OSHA COVID-19 Reporting Guidelines Require Reporting of COVID-19 Fatalities (But Rarely Hospitalizations)
We have discussed how employers are obligated to record COVID-19 cases that they have determined are work-related and are confirmed COVID-19 cases, but what happens when an employee who has contracted COVID-19 has to go to a hospital or dies?
All employers bear an obligation to report certain work-related incidents resulting in hospitalization or fatalities to the Occupational Safety and Health Administration (“OSHA”), but recently released OSHA guidance effectively requires employers to only report recordable COVID-19 illnesses which result in death.
The guidance provides that a case of COVID-19 is only reportable if it leads to either hospitalization within twenty-four hours of the initial exposure to COVID-19 or death within thirty days of that exposure. According to CDC data, COVID-19 infections generally take six days before causing any symptoms, and then another five days for the symptoms to become severe enough to call for hospitalization. Practically speaking, this means employers are rarely required to report COVID-19 hospitalization events to OSHA given how unlikely it is for people to be hospitalized within twenty-four hours of an initial exposure.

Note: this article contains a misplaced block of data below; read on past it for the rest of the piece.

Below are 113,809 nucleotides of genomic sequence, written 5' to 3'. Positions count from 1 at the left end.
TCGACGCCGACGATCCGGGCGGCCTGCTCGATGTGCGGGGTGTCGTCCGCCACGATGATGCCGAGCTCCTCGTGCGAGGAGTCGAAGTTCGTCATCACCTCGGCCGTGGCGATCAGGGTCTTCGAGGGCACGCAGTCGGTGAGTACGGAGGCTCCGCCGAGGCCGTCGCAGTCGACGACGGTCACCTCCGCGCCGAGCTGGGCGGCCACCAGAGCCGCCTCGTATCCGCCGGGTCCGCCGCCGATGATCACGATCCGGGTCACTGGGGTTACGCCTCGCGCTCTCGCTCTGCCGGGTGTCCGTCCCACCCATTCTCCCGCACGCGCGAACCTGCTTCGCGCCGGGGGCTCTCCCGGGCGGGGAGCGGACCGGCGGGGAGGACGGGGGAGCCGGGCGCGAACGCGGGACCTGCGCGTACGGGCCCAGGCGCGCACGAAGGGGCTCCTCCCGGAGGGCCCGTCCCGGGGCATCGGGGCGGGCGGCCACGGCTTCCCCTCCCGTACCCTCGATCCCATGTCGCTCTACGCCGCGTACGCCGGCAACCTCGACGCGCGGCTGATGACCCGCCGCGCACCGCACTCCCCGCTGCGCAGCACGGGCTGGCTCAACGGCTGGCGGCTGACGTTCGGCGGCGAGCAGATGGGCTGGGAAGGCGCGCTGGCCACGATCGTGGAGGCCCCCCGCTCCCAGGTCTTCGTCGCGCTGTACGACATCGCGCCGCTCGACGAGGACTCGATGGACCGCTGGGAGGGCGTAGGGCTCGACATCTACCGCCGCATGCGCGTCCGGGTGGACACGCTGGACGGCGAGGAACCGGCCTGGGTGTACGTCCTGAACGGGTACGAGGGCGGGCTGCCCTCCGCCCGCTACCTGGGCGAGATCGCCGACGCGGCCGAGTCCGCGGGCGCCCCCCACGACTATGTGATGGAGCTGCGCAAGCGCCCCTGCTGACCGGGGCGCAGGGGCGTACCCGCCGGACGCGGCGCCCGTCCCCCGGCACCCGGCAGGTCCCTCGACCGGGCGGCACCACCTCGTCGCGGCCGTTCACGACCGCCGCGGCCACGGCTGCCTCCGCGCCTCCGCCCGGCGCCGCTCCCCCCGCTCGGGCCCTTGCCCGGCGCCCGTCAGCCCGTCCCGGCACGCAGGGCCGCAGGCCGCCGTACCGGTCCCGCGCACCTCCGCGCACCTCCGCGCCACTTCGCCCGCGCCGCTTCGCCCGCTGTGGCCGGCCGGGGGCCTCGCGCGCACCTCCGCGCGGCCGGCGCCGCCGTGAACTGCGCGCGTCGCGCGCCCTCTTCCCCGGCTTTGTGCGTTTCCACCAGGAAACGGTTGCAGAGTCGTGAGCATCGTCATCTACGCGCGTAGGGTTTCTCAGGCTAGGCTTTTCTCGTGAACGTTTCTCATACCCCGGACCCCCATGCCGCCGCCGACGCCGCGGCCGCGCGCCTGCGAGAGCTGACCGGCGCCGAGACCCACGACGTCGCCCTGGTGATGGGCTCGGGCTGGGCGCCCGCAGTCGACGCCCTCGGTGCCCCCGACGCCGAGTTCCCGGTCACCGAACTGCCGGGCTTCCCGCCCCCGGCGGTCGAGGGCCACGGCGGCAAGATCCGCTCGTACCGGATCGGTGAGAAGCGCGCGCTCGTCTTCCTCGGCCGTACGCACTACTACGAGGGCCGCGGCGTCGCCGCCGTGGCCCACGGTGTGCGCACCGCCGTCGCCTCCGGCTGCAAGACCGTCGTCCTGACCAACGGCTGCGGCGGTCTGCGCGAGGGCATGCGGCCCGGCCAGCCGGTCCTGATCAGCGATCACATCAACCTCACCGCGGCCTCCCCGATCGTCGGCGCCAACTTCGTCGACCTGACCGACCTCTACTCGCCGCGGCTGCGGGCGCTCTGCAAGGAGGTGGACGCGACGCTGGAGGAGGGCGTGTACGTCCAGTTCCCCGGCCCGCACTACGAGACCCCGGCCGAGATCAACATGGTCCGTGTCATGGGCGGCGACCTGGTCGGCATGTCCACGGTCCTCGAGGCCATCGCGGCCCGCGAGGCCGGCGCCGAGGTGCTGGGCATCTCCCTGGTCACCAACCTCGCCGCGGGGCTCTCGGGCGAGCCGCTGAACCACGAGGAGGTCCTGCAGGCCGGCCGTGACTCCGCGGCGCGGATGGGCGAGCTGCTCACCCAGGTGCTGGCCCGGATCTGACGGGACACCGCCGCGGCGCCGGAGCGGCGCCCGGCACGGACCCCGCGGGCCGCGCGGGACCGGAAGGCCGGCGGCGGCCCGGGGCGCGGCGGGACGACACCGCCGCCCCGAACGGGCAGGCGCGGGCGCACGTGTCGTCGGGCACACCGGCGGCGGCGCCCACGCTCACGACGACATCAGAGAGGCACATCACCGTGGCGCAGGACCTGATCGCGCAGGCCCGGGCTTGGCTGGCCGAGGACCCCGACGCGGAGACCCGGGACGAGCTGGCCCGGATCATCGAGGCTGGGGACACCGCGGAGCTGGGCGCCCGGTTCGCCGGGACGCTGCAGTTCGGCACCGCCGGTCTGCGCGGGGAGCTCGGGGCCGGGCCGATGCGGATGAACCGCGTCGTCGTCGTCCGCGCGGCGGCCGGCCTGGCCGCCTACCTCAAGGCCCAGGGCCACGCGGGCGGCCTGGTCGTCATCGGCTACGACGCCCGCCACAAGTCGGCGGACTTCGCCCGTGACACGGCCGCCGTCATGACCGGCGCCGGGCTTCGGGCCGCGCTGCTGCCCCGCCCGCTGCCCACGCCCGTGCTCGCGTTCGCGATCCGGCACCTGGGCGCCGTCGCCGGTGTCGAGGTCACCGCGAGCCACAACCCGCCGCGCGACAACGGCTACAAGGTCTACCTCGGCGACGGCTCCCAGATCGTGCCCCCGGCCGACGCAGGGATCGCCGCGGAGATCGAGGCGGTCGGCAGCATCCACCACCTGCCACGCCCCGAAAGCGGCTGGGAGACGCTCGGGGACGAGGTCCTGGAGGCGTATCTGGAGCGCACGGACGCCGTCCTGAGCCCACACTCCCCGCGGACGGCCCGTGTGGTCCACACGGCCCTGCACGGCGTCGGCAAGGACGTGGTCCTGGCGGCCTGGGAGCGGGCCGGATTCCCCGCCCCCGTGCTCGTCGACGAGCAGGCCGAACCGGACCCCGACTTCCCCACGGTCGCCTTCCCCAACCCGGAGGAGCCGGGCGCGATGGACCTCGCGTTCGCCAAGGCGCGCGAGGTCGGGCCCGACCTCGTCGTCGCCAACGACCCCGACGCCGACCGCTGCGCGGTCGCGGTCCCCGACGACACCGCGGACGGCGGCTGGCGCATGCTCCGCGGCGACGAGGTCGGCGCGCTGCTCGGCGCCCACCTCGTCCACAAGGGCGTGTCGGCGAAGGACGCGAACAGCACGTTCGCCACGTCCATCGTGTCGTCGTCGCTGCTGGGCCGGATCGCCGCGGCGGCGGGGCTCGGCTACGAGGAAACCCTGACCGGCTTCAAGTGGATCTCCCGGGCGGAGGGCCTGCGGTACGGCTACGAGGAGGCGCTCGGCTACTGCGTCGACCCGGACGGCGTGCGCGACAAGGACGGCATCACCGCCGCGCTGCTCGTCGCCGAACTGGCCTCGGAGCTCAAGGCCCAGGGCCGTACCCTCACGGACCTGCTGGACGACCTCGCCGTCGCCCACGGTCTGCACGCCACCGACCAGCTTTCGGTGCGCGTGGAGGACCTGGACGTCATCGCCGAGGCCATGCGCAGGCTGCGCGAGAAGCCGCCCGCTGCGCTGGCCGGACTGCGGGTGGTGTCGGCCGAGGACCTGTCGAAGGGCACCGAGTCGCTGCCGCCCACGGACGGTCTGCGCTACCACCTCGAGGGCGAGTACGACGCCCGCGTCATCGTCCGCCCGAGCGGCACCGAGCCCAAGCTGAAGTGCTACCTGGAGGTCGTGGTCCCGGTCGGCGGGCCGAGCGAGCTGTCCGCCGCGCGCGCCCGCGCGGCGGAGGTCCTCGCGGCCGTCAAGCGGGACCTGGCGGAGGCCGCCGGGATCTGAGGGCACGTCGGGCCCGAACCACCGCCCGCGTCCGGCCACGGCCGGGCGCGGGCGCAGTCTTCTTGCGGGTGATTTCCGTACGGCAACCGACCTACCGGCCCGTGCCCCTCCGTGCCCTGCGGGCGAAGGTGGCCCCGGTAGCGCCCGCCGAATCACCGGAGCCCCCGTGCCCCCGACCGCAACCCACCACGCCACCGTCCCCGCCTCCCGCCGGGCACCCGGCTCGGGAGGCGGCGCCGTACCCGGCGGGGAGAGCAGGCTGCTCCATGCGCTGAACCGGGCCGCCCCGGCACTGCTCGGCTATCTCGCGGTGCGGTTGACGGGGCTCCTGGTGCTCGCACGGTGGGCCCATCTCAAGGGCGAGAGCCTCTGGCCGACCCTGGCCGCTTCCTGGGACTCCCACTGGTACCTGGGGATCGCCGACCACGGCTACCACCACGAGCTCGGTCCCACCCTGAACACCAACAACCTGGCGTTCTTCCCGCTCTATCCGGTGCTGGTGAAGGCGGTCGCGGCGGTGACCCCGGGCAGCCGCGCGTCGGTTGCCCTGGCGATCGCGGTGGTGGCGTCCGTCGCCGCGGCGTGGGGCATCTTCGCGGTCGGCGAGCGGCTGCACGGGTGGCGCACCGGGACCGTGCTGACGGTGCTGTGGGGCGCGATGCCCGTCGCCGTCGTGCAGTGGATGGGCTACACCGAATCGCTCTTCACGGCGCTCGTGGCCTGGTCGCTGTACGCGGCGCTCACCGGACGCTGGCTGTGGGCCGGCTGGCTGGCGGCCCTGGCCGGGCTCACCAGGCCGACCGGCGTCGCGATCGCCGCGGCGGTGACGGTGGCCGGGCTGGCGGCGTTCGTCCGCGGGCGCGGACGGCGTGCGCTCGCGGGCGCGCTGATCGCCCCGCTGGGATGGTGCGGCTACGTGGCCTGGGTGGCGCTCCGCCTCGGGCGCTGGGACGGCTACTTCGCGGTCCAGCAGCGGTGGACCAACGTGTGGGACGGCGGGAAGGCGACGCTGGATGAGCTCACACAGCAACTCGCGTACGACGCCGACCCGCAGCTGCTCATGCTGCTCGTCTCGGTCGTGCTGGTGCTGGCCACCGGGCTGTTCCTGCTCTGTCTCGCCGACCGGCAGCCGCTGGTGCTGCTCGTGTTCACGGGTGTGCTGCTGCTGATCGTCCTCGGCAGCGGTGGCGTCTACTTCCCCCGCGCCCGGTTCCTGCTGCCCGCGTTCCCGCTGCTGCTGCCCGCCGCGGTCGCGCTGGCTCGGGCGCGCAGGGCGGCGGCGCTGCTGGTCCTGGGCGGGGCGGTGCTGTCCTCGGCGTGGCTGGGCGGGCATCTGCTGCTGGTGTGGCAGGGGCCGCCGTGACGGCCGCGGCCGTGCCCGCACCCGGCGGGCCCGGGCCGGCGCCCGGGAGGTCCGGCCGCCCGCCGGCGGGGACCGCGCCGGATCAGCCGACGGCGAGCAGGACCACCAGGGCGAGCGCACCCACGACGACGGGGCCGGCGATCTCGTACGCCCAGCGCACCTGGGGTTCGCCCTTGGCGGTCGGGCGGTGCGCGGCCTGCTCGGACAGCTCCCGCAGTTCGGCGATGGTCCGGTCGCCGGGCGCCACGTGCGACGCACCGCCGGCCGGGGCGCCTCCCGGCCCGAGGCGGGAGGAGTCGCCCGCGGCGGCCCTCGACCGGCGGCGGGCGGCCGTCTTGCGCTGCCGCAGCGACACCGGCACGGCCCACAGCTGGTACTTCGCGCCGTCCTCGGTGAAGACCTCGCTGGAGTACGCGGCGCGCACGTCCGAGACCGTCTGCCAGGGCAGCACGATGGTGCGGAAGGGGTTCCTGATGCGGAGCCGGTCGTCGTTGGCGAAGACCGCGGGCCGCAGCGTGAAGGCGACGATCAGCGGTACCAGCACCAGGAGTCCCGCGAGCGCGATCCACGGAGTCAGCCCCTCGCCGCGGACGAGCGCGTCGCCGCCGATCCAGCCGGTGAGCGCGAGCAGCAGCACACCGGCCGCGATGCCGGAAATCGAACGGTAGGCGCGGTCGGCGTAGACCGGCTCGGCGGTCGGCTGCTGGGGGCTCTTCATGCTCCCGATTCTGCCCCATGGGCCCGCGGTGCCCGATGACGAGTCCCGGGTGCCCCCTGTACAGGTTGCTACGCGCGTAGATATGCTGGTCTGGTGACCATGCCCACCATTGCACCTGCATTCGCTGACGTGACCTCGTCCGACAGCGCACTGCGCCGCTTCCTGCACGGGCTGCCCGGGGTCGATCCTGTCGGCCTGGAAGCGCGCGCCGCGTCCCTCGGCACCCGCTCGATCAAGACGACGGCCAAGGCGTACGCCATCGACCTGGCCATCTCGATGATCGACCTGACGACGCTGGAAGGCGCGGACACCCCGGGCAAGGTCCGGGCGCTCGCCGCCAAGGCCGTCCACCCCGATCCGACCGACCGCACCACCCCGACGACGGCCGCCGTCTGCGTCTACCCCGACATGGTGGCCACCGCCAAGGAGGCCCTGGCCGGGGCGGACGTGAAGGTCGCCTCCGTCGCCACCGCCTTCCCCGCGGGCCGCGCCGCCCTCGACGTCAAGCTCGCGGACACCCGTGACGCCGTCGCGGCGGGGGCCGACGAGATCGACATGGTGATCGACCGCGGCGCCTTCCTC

The same is not true for fatalities. According to the same data, it takes approximately 13 to 17 days after the onset of symptoms for death to result from COVID-19. Even taking into account the time it takes for symptoms to develop after initial exposure, this timeline is well within the thirty-day reporting window for fatalities.
While OSHA’s reporting timeline for hospitalizations may seem strange, it adheres to the regulation which requires employers to report hospitalizations “occurring within twenty-four (24) hours of the work-related incident.”
Employers should keep in mind that OSHA changes its COVID-19 guidance regularly and should be prepared to handle changes to the regulatory interpretations above. Additionally, employer reporting requirements are independent of their recording requirements, and a COVID-19 infection may be recordable even if it is not reportable.
Please visit our Coronavirus: Preparation & Response series for additional resources we hope will be helpful.
 29 C.F.R. § 1904.39(b)(6).
This information is provided by Vinson & Elkins LLP for educational and informational purposes only and is not intended, nor should it be construed, as legal advice.